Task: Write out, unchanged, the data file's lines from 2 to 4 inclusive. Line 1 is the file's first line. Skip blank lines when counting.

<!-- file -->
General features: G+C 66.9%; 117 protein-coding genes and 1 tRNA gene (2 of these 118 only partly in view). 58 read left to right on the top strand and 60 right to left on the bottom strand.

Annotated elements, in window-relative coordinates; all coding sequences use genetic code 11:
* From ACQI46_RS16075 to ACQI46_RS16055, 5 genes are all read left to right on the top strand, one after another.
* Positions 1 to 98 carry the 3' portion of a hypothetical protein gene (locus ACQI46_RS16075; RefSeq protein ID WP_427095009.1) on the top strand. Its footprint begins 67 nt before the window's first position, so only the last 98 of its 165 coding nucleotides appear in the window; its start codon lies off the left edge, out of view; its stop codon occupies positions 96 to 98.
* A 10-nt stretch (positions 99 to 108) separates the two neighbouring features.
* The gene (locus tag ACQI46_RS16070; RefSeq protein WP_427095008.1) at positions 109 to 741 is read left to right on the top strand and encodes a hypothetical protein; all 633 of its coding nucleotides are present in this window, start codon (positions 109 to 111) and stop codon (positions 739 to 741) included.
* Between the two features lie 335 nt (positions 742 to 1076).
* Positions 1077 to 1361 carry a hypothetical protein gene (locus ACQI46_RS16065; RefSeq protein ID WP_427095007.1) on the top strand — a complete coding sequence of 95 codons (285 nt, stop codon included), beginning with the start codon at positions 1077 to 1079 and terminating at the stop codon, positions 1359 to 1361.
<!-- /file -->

Annotated elements, in window-relative coordinates; all coding sequences use genetic code 11:
* From ACQI46_RS16075 to ACQI46_RS16055, 5 genes are all read left to right on the top strand, one after another.
* Positions 1 to 98 carry the 3' portion of a hypothetical protein gene (locus ACQI46_RS16075; RefSeq protein ID WP_427095009.1) on the top strand. Its footprint begins 67 nt before the window's first position, so only the last 98 of its 165 coding nucleotides appear in the window; its start codon lies off the left edge, out of view; its stop codon occupies positions 96 to 98.